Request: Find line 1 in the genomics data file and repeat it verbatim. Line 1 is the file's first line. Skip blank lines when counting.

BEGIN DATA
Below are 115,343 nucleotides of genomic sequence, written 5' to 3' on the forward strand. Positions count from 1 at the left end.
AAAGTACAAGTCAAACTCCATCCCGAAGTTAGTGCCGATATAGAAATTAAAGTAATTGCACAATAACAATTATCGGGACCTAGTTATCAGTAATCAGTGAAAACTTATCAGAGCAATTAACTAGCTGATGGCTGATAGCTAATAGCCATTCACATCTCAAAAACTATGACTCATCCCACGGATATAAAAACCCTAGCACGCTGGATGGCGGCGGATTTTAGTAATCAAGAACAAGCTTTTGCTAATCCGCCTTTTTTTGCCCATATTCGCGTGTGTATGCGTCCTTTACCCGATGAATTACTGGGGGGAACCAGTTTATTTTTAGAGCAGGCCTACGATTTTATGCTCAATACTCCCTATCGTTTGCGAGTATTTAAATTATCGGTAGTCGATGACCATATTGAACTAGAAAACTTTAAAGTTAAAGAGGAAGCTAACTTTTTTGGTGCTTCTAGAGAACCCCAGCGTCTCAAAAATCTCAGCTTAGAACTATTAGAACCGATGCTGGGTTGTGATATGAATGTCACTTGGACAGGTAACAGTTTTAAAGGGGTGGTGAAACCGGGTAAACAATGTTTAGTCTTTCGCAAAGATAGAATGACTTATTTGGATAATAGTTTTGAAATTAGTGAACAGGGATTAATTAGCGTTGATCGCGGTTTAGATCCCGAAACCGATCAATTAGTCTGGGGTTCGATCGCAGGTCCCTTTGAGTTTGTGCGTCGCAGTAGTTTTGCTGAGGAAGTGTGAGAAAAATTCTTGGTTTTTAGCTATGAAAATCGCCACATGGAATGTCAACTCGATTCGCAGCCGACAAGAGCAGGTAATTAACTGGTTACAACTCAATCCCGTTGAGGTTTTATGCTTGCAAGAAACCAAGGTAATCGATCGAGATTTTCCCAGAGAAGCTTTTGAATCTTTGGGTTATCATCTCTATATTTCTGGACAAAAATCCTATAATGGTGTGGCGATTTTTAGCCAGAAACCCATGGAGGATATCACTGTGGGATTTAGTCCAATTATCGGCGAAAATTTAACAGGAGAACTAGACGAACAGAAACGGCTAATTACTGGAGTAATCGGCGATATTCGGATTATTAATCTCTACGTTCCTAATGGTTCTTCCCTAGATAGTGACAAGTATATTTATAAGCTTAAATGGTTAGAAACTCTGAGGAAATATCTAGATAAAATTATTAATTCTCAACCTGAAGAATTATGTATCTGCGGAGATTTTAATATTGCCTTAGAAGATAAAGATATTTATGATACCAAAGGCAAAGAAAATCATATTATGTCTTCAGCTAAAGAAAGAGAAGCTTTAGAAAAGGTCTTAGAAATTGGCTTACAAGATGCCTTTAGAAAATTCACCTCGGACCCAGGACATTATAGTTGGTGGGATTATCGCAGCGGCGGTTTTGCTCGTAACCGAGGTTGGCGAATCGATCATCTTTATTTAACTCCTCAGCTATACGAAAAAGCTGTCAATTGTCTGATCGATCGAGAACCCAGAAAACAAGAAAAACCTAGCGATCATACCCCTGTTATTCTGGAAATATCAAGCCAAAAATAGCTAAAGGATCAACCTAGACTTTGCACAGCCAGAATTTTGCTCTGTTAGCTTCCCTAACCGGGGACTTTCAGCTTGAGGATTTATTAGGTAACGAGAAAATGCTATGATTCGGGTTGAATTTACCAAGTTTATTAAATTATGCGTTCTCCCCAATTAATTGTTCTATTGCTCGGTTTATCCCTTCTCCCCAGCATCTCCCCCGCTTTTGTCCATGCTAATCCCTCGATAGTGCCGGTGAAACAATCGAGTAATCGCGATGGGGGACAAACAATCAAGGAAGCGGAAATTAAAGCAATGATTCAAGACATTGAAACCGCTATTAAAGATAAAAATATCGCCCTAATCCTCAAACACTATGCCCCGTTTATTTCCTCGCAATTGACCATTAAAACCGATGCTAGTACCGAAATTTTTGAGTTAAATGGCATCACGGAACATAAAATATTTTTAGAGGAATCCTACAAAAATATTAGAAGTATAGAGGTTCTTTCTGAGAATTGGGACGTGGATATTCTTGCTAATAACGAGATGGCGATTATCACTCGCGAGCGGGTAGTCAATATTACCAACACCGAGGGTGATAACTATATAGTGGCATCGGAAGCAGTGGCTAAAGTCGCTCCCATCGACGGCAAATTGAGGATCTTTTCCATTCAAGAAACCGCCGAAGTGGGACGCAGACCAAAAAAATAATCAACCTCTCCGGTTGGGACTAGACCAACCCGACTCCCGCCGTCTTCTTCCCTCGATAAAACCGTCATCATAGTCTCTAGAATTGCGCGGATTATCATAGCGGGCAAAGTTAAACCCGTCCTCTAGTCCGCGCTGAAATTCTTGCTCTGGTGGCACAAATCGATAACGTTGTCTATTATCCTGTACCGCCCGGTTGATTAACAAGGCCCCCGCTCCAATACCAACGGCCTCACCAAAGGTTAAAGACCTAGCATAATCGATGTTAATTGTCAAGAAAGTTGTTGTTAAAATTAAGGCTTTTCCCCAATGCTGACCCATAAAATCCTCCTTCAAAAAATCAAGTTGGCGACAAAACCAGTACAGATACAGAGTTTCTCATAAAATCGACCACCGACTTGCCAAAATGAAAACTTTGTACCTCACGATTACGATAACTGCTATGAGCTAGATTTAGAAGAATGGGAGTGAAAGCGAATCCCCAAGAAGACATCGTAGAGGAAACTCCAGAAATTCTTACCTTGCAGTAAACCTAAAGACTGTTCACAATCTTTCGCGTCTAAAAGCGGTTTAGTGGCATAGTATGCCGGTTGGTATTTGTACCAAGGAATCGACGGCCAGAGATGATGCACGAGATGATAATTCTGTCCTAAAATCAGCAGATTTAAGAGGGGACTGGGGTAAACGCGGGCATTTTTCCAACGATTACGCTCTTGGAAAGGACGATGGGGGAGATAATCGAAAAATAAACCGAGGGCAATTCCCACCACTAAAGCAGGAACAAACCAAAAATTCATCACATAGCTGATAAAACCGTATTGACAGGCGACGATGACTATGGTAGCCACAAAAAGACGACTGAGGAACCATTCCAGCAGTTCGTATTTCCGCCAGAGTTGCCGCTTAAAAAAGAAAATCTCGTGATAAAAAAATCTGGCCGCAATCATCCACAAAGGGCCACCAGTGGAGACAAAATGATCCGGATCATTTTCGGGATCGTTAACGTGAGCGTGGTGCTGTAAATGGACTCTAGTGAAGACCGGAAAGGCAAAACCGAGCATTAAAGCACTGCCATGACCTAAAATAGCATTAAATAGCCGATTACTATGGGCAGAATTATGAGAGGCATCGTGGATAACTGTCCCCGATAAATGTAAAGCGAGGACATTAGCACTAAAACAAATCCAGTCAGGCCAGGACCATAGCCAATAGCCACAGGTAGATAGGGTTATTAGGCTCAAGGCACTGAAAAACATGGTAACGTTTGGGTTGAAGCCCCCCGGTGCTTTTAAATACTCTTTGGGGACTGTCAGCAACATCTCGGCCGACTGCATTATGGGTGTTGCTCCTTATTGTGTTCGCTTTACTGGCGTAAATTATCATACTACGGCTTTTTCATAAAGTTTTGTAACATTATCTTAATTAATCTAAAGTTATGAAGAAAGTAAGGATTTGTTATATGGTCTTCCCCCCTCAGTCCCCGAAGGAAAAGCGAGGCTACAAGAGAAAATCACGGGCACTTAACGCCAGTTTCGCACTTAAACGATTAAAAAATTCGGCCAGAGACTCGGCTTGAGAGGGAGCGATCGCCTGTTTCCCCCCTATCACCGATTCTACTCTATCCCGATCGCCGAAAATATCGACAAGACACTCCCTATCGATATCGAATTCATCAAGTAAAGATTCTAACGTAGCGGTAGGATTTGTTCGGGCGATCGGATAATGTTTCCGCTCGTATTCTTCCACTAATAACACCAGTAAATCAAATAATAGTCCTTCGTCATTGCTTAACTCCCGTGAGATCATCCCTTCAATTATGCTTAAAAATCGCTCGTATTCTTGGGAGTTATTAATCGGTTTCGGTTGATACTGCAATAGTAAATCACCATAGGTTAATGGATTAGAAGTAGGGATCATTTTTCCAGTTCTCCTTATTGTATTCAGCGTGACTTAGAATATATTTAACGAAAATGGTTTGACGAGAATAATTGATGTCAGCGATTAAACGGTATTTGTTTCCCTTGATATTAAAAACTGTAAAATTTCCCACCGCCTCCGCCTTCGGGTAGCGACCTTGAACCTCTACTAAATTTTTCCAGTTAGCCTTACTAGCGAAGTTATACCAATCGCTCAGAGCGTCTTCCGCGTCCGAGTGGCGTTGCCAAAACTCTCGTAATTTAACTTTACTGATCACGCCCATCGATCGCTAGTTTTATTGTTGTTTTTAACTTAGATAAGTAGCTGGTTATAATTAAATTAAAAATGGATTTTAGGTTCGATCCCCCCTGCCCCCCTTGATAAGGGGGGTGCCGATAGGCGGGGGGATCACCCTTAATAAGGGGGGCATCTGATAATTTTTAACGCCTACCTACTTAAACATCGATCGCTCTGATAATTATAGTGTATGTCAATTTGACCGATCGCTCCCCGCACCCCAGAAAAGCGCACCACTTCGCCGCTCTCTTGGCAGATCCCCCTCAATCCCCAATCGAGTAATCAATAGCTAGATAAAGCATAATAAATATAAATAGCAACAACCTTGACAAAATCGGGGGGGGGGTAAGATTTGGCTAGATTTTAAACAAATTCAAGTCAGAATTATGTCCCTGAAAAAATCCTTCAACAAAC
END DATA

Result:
Below are 115,343 nucleotides of genomic sequence, written 5' to 3' on the forward strand. Positions count from 1 at the left end.